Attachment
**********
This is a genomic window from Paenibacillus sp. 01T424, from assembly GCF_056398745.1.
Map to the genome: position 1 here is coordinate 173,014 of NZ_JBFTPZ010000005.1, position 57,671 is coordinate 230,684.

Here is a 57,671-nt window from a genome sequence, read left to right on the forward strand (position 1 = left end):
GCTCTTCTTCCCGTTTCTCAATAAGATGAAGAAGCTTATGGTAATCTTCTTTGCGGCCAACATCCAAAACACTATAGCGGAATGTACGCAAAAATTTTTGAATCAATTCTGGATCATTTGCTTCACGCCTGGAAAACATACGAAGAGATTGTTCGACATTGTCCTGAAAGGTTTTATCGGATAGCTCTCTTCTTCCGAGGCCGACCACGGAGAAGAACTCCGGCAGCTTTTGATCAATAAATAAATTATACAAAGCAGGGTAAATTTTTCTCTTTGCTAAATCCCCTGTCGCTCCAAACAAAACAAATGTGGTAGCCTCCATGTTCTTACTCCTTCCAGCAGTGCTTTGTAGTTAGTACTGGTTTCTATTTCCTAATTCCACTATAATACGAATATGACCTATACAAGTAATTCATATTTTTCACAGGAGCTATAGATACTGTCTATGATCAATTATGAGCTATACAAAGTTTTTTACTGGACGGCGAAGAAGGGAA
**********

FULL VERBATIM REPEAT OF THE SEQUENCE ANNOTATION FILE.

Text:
This is a genomic window from Paenibacillus sp. 01T424, from assembly GCF_056398745.1.
Map to the genome: position 1 here is coordinate 173,014 of NZ_JBFTPZ010000005.1, position 57,671 is coordinate 230,684.

Here is a 57,671-nt window from a genome sequence, read left to right on the forward strand (position 1 = left end):
GCTCTTCTTCCCGTTTCTCAATAAGATGAAGAAGCTTATGGTAATCTTCTTTGCGGCCAACATCCAAAACACTATAGCGGAATGTACGCAAAAATTTTTGAATCAATTCTGGATCATTTGCTTCACGCCTGGAAAACATACGAAGAGATTGTTCGACATTGTCCTGAAAGGTTTTATCGGATAGCTCTCTTCTTCCGAGGCCGACCACGGAGAAGAACTCCGGCAGCTTTTGATCAATAAATAAATTATACAAAGCAGGGTAAATTTTTCTCTTTGCTAAATCCCCTGTCGCTCCAAACAAAACAAATGTGGTAGCCTCCATGTTCTTACTCCTTCCAGCAGTGCTTTGTAGTTAGTACTGGTTTCTATTTCCTAATTCCACTATAATACGAATATGACCTATACAAGTAATTCATATTTTTCACAGGAGCTATAGATACTGTCTATGATCAATTATGAGCTATACAAAGTTTTTTACTGGACGGCGAAGAAGGGAA